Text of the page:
HMRC strikes back at Mansworth v Jelley

Kashflow logo
Nick Huber
Freelance journalist
Share this content

With the legal position unclear around the precise status of pre-2003 capital loss claims on unapproved employee share options, HMRC is turning the screws to try and encourage claimants to cave in, according to tax advisers.

HMRC has written to taxpayers whose claimed losses unapproved employee share options are under enquiry inviting them to withdraw their claim and asking for a response within 40 days, the ICAEW Tax Faculty reported this week. Copies of the letters were not sent to agents.

Those who are not prepared to withdraw the claim are asked to explain why they believe their claim is still valid.

HMRC’s letter is an update on its position on taxpayers who have claimed capital losses on the disposal of shares acquired on the exercise of an employee share option before 10 April 2003.

In 2003, HMRC lost its appeal in the case of Mansworth v Jelley, which allowed taxpayers who had exercised their options and then sold their shares to claim a capital loss.

The law was changed on 10 April 2003, so that there was a nil gain /loss position which HMRC believed was more equitable.

Prior to the date in the change of law, however, there was a flurry of activity as losses under the court decision were claimed, accountant Baker Tilly notes in its weekly tax briefing.

The issue has resurfaced because HMRC says it has received legal advice that its guidance was incorrect, which meant that taxpayers were paying too little CGT because the amount chargeable to income tax on the exercise of the options was being incorrectly deducted from the disposal proceeds. 

Previous guidance by HMRC on the subject said that the gain or loss from unapproved employee share options before this date should be calculated by deducting the market value of the shares at the time the option was exercised and any amount chargeable to income tax on the exercise of the option.

“Where the shares are treated as having been acquired at market value, that value is the full measure of their deemed cost of acquisition,” the HMRC letter to taxpayers says. “The cost is not augmented by any amount chargeable to income tax on the exercise of the option. Thus in computing any capital gain or loss accruing on a disposal of the shares no deduction falls to be made of, or in respect of, any amount that is chargeable to income tax on exercising the option.”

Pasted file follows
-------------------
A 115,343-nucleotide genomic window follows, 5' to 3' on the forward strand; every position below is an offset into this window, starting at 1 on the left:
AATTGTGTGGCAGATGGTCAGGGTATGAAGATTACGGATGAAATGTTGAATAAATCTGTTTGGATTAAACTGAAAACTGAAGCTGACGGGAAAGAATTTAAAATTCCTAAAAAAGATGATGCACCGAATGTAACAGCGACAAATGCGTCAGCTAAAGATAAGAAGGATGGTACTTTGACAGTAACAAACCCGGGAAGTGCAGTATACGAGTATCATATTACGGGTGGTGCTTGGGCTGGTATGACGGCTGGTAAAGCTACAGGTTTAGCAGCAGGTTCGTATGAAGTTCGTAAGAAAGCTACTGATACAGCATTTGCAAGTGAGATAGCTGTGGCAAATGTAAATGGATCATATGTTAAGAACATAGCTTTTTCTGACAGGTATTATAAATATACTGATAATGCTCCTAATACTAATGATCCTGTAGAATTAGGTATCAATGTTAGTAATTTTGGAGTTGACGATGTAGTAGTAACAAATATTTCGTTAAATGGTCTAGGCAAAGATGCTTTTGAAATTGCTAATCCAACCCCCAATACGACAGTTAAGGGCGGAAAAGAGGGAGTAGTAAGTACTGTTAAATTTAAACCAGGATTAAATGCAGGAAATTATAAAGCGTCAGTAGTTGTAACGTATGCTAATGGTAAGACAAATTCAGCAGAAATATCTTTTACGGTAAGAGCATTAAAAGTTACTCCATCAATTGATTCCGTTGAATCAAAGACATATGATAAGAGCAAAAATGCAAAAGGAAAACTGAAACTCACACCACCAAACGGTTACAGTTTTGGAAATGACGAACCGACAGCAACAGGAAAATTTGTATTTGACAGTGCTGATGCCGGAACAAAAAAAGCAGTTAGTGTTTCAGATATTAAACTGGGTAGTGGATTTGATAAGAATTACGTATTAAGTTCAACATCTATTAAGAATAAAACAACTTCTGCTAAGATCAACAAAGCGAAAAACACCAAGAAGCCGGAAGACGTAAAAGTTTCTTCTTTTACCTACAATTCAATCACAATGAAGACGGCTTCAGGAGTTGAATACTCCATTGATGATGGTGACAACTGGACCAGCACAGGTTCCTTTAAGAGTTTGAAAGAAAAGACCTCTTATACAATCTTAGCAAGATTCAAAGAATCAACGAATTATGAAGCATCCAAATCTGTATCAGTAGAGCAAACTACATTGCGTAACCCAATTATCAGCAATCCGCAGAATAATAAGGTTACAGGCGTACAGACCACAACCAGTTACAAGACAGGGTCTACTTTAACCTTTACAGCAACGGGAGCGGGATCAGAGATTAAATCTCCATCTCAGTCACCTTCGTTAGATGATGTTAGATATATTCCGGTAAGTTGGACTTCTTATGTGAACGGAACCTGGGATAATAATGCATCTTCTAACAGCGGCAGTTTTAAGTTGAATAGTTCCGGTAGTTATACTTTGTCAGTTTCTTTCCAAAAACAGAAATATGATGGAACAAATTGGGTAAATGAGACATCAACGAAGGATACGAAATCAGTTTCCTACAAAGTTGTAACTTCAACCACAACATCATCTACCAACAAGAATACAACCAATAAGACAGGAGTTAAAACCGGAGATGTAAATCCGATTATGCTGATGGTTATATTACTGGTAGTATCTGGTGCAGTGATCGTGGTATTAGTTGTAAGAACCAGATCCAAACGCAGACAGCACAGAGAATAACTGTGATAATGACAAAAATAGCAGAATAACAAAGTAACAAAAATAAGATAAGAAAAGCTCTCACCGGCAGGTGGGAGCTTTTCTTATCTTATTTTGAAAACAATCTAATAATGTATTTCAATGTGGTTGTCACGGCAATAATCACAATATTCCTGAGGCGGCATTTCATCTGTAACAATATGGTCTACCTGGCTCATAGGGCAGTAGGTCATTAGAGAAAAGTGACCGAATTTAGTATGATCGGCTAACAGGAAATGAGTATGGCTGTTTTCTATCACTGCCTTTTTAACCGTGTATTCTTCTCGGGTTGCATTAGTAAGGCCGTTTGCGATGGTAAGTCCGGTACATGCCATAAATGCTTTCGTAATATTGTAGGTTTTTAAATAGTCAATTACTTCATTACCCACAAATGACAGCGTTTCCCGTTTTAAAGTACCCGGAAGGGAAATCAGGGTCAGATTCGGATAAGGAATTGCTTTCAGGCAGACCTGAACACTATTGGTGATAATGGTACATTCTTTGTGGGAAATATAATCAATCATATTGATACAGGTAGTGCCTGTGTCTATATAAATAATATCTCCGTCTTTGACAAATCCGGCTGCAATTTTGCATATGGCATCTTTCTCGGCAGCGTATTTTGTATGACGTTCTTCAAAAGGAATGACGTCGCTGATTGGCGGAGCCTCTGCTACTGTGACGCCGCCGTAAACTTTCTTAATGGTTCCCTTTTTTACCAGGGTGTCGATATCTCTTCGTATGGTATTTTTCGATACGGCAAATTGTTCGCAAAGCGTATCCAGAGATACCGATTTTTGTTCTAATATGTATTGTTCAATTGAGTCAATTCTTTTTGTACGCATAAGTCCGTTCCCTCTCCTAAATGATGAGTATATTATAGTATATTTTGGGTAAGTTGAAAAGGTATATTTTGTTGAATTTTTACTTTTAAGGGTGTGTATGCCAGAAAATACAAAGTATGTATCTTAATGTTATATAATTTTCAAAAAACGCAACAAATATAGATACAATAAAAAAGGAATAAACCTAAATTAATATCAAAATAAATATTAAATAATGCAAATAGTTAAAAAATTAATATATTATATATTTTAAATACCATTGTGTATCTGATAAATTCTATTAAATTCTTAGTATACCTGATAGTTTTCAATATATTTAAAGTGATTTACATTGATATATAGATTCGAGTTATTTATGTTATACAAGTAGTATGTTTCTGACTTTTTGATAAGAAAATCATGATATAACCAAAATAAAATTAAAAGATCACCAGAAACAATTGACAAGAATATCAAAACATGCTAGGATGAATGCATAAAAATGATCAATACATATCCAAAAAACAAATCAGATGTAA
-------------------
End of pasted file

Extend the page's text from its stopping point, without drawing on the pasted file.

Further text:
HMRC intends to finalise the enquiries in cases where Mansworth v Jelley losses have been claimed.

HMRC is asking affected taxpayers to withdraw their claim to losses, the ICAEW said. Enquiries will then be closed with an adjustment to the return, where appropriate, to remove the losses and make any other adjustments agreed.

“If you are not prepared to withdraw your claim to losses, please explain why you consider it is not appropriate to withdraw your claim and the basis on which you believe your claim is valid,” the HMRC letter says. “Please provide all documentary evidence on which you rely to support your claim. Please let me have your response within 40 days of the date of this letter.”

For those who don’t want to withdraw their claim HMRC will review your case on an individual basis and decide how best to take your case forward.’

The ICAEW’s TAXGUIDE 1/10 Mansworth v Jelley revisited, in January 2010 advised on the implications of HMRC’s change of view on the CGT treatment of shares acquired before 10 April 2003 by exercising employee share options.

Please Login or Register to read the full article

The full article is available to registered members only. To read the rest of this article you’ll need to login or register. Registration is FREE and allows you to view all content, ask questions, comment and much more.


Please login or register to join the discussion.

There are currently no replies, be the first to post a reply.